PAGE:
Though I am relatively new to the personal finance blogging community, it’s been very eye opening to see that while most everyone is aiming for Financial Independence in some way, there are innumerable ways to pursue it.
You’ve got Fat FIRE to Barista FIRE, you’ve got I’ve already hit FI, to I just started working on FI, etc. There are just so many different ways to go about it, and differing opinions. How can we all make sense of this?
And that is when it occurred to me, that if I want to get a real pulse of the entire PF Blogger community, I should survey them.
The FIRE Insights Blogger Survey
The goal of the survey is to measure interest/blogger sentiment in various asset classes over time, highlight great content, and source advice/recommendations for our community of readers.
I sourced 200+ of the best PF Bloggers and sent out the survey. 25% responded to the inaugural survey. If you are a blogger and would like to participate in future FIRE Insights Surveys, please sign up here.
Section 1 – Starter Questions
What do you feel is the MOST important part of the journey to FI?
This one is more interesting than it looks. While the overwhelming majority favor investing over earning or saving, 21% of the bloggers surveyed wrote in their own responses. Here are some of them:
- “Learning how to balance your saving and spending to live for today while moving towards your FI goals.” – Emily @ Firebird Finance
- “The most important part is to enjoy it. You need to play to your strengths – earning more was easier for me. All three are required to achieve FI” – Michelle @ Fire and Wide
- “Personal profit margin (saving rate)” Nick @ Side Hustle Nation
So clearly, there is no “right” answer here. Your journey to FI is your journey and I agree, the most important part is to enjoy it.
But clearly to become Financially Independent, you need a combination of Earning, Investing or Saving to be successful. You can’t earn your way to FI without Saving, and you can’t Save your way to FI without Investing. Create your own unique combination.
Are you bullish, neutral, or bearish on the economy?
With all of the doom and gloom prophasizing about a potential bear market, 46.8% of those bloggers surveyed are Bullish on the economy. Another 42.6% are neutral. So only a small fraction are Bearish on the economy as a whole.
Perhaps PF bloggers are optimists by nature, but this will be interesting to see how this changes over time (I’ll include it in every survey).
Section 2 – Features of the Month
What did you think was the best piece of FI/FIRE content of the month (that was not yours)?
- Four bloggers highlighted Living a FI’s The 2021 Early-Retirement Update
- Zach @ Pineapple Money highlighted Financial Samurai’s Why The Housing Market Won’t Crash Any Time Soon
- Chrissy at Eat Sleep Breathe FI selected this awesome infographic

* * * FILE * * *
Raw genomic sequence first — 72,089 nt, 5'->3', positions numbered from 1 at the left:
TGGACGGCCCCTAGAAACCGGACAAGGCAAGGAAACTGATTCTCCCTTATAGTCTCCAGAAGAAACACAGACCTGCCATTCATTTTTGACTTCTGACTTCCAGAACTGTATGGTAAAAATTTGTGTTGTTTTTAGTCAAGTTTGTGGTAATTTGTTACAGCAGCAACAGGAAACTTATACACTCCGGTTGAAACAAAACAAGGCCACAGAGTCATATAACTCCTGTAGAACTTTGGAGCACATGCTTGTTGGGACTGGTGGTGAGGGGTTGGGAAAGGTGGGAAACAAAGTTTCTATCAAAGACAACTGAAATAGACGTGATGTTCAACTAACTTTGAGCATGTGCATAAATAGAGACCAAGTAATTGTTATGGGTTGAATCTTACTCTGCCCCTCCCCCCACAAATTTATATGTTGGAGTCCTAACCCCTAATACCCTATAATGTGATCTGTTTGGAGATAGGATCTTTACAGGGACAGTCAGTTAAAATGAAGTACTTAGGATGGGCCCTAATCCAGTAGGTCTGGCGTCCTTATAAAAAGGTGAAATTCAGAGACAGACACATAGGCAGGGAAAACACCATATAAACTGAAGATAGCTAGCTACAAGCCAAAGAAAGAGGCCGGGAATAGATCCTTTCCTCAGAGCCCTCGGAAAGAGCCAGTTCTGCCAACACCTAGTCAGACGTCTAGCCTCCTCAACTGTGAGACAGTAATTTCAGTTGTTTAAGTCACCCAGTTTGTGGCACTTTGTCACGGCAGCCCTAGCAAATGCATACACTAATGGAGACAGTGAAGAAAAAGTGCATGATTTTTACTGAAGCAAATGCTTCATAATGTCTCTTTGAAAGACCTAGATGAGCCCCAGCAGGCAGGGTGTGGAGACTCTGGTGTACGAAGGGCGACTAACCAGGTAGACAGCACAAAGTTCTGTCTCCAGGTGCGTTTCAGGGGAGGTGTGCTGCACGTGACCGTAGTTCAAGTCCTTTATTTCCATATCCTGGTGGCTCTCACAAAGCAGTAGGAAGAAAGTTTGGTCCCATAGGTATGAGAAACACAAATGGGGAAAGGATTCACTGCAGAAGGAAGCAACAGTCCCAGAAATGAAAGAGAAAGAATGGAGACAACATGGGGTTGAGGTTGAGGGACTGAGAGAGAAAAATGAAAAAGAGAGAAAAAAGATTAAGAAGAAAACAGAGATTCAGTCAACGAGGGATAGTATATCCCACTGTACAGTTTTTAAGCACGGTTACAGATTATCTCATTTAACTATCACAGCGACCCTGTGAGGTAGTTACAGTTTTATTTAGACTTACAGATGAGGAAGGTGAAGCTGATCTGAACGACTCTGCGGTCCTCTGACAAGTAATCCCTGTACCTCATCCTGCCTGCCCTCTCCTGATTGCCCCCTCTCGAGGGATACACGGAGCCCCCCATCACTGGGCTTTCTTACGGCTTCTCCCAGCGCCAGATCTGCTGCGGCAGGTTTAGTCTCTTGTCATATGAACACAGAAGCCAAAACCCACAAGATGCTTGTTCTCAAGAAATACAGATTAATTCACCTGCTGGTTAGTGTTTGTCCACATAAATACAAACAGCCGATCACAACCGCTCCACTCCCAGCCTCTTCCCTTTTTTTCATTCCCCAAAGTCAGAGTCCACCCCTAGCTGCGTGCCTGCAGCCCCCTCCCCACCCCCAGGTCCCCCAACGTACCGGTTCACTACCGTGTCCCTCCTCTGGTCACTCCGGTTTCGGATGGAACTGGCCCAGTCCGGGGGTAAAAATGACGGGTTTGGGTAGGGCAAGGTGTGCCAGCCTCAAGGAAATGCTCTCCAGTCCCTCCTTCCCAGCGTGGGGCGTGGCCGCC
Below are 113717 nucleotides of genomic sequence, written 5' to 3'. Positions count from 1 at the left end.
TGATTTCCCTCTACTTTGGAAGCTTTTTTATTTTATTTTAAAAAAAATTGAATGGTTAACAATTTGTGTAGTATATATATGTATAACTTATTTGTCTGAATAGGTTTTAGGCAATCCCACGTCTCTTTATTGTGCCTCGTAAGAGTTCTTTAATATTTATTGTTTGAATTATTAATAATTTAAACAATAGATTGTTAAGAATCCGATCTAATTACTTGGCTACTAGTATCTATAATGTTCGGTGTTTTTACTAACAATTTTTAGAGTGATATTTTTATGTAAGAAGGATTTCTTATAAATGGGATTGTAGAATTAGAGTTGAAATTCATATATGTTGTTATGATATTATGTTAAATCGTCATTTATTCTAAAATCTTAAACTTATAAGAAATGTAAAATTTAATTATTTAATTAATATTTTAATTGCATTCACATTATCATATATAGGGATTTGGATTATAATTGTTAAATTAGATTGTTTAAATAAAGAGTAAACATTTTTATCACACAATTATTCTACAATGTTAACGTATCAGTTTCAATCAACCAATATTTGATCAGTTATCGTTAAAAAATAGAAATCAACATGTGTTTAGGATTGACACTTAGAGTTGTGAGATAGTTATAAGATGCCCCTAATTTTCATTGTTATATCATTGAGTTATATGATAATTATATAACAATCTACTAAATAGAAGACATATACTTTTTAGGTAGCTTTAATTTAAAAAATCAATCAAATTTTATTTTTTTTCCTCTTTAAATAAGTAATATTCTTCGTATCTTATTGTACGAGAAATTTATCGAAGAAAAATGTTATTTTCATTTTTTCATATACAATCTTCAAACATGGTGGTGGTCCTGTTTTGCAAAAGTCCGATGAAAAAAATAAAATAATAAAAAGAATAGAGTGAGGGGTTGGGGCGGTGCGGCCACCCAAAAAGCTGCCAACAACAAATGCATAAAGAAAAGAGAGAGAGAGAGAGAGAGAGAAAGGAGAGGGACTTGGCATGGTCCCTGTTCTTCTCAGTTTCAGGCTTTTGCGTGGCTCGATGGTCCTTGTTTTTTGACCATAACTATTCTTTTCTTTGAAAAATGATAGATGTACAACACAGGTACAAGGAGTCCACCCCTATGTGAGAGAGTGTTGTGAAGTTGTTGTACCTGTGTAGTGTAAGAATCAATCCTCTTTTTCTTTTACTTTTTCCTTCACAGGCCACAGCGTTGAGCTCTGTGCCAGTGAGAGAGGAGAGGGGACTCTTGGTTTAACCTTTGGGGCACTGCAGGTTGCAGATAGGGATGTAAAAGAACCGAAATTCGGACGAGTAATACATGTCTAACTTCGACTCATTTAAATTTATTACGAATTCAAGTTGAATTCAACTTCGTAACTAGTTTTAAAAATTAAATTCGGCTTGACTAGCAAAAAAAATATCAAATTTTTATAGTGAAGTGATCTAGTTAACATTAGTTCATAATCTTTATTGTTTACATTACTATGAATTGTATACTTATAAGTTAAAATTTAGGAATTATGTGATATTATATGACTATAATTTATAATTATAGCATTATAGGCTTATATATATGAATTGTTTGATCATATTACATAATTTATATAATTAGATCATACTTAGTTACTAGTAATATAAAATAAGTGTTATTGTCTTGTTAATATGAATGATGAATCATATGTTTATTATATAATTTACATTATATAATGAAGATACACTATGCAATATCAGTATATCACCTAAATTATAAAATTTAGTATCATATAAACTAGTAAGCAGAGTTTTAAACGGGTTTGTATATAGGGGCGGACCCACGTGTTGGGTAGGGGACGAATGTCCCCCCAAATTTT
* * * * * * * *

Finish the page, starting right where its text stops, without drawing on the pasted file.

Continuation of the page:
- The Fioneers called out All About Your Benjamin’s You Are Your Life’s Creative Director
- Meanwhile Frank on FIRE says “The Fioneers keep coming up with the goods and inspiring my own journey every day”
- Tyler @ Fresh Life Advice goes with A Wealth of Common Sense’s The U.S. Stock Market SHOULD Be In a Bubble
- A Dime Saved gets sentimental with The Cents of Money’s Money Lessons My Mom Taught Me
- Two bloggers selected JL Collin’s The Alfred Hitchcock Path to FI
- Kat @ A Chat with Kat recommends Banker on FIRE’s The Biggest Investor Mistakes In Today’s Market
- Mr. Tako Escapes’ Financial Independence Happens Faster Than You Think as selected by Jenni & Chris from TicTocLife
- Impersonal Finances goes with Budgets are Sexy’s Volunteering Sucks. But It’s Also Kind of Awesome.
- Michael @ Financially Alert highlights ESI’s Why and How I Sold Most of My Rental Properties
- Jim @ Wallet Hacks selects Humble Dollar’s Secret Sauce
And there were plenty more! Great content all around.
What advice did YOU need to hear 5 years ago?
I think this question was probably my favorite. There is so much good advice, it was hard to cut any of the responses:
- “Slow down. FIRE is not a race.” – Joel @ Budgets Are Sexy
- “Be sure you have enough to keep you busy during retirement because the world will change and you will not be able to do most of the things you intended to do during retirement.” – Charles @ Financial Freedom is a Journey
- “It’s overwhelming to learn how to DIY invest, but just keep going—it’ll become second-nature before you realize it.” Chrissy @ Eat Sleep Breathe FI
- “Investing is the only way to achieve financial freedom” – Blake & Allanah @ FIRE with a Family
- “Keep working hard no matter what progress you are seeing now. A career change is in your future and you will finally start to see some results from all that hard work.” – Andrea @ Saving Joyfully
- “The best investment you can make is to learn more about investing. Seriously girl, put down the Harry Potter DVDS, and go read a damn investment book.” – Budget Life List
- “Playtest ideas before implementing. I thought that I’d love nomad life. While it was fun for several months, I’m glad to be in single spot again.” Joe @ Stacking Benjamins
- “Be patient. FIRE doesn’t happen overnight, but you’ll be amazed at where you’ll be in 5 years if you keep at it.” – Financial Chain Breakers
- “You have more control over growing your income (career) than you realize” – Mr. NMW @ No More Weekdays
- “Life has hills and valleys. Plan for the future, but enjoy the journey.” Derek @ Life and My Finances
- “Prepare for the non-financial aspects of the transition to retirement.” Fritz @ The Retirement Manifesto